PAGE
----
licence for spearfishing

Do you need a licence for spearfishing?

Spearfishing has a long history both for sport and for food, and although the law changes when a speargun is used irresponsibly, there’s little to no legislation around sea spearfishing in the UK. Unlike commercial fishing, spearfishing targets only one fish at a time, identified correctly, meaning there’s no bi-catch, it’s sustainable. But there are rules to follow:

Saltwater not freshwater

Unlike many states in North America, where spearfishing in lakes and rivers is legal, in the UK it is illegal, and that includes the base of estuaries which flow into the sea. However, sea spearfishing in the UK is perfectly legal, and you don’t need a licence. Many argue that saltwater fish taste better, and the sea offers a more exciting and colourful environment for spearfishing, so who cares?

Spearfishing for profit: illegal

When you start catching good-sized fish regularly and there’s more available than you can feed your family and friends with, you might wonder if you can turn it into a business and sell them. You can’t; it’s illegal to sell the fish you catch, there are no permits or licences available because it’s an outright no. And if you’re tempted to do it anyway be warned: random checks get carried out. Restaurants in Yorkshire were recently checked for sea trout and salmon, for which they needed to provide proof of purchase.

Protected areas and species

Over the past twenty years more of Britain’s coastline has become protected by conservation laws. Typically, areas in and around coastline nature reserves, and many islands with breeding seabirds and seals, are illegal to fish. Despite being more sustainable, spearfishing is no different. In some countries species are known to have been impacted directly by spearfishing; California’s giant black sea bass and the Caribbean’s Atlantic Goliath grouper are now endangered species. UK waters haven’t experienced such catastrophic declines from spearfishing alone, but protected areas allow stocks to replenish and for ecosystems to re-establish, providing a nutrient-rich environment for growing fish.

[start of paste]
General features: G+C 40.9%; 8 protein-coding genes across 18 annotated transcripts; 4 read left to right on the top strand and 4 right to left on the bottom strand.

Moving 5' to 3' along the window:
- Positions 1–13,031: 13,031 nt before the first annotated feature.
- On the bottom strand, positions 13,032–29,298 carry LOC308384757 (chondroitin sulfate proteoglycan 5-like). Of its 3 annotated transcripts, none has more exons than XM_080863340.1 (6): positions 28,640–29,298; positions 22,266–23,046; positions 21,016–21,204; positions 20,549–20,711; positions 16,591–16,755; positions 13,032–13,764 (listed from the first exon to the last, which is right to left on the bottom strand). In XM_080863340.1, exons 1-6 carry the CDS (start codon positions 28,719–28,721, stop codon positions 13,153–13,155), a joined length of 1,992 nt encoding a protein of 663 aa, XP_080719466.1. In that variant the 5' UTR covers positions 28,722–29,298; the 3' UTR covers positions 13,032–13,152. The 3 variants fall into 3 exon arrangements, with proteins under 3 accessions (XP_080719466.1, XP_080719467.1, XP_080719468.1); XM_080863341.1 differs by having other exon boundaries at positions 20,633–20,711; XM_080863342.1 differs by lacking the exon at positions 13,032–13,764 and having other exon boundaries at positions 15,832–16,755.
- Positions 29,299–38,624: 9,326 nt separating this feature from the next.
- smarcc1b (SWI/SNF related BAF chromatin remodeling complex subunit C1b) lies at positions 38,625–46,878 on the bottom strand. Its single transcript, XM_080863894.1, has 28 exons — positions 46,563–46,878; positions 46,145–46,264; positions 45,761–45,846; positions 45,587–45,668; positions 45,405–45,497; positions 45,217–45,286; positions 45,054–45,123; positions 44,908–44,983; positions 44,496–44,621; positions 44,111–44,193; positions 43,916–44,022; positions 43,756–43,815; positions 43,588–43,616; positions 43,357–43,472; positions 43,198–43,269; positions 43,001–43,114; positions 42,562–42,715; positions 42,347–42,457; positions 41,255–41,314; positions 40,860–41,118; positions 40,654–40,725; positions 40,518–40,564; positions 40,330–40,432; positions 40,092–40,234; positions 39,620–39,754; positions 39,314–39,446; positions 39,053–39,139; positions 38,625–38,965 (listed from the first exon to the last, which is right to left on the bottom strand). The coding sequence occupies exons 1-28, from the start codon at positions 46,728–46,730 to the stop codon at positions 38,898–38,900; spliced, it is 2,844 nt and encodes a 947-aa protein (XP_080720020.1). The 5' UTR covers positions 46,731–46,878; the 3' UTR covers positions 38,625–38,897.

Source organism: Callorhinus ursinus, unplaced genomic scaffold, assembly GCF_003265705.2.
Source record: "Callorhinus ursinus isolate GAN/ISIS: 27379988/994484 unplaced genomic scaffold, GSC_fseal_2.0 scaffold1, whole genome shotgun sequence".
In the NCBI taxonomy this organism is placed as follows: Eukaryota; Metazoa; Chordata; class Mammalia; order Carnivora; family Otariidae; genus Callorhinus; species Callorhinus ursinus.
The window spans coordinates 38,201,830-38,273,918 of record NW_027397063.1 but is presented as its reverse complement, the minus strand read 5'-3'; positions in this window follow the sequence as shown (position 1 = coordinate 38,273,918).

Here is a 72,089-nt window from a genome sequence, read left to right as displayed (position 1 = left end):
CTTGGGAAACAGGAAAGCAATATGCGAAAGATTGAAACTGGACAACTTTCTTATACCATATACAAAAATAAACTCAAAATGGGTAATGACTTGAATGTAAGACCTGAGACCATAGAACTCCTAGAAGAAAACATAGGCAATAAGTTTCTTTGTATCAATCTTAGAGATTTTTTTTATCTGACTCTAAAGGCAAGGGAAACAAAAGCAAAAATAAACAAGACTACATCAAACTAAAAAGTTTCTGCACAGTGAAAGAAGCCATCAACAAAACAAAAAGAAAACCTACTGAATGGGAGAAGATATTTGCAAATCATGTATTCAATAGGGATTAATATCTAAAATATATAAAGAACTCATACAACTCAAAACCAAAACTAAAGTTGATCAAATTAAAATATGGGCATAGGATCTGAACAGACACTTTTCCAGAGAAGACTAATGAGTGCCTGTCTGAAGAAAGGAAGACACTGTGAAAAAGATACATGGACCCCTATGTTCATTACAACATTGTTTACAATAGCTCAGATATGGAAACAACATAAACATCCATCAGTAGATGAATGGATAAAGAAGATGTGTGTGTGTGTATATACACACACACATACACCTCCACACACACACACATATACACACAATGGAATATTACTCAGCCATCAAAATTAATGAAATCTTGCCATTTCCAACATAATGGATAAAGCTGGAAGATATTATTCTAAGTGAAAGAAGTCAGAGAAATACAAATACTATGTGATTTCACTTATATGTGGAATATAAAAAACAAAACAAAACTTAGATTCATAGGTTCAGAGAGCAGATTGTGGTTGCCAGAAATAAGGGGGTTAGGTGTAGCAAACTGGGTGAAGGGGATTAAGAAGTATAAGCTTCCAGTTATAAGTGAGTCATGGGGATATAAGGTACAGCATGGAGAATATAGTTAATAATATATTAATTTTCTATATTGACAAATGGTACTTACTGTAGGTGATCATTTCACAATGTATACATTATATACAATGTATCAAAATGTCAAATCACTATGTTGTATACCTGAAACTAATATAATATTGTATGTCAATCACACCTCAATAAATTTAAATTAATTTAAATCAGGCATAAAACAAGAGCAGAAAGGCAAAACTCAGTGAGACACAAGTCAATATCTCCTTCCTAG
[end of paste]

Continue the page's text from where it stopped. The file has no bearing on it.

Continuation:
Fish size

Many of the giants caught and proudly photographed today represent the size fish used to be. Stories told by veteran fisherman and passed down through generations speak of vast oceans bubbling with fish ten-times bigger than today’s. Paintings and old photographs back up the stories. Fishermen who fished decades ago all talk of fewer and smaller fish. But it’s because they’re not fully-grown, not because they don’t grow as big. Regulations mean it’s illegal to catch young fish, fish which don’t get chance to breed. Checking fish size means one day we’ll all catch more giants.

Although spearfishing in the UK doesn’t require a license, there are by-laws, and periodic changes in legislations, such as the one for catching bass in 2016. In other countries you’re restricted by the season, and faraway places famed for blue water hunting species like tuna and wahoo all have their legislation, you may need a licence. Zanzibar and Tanzania used to be spearo heavens, but they’ve now banned spearfishing altogether. Like checking the weather, stay up-to-date.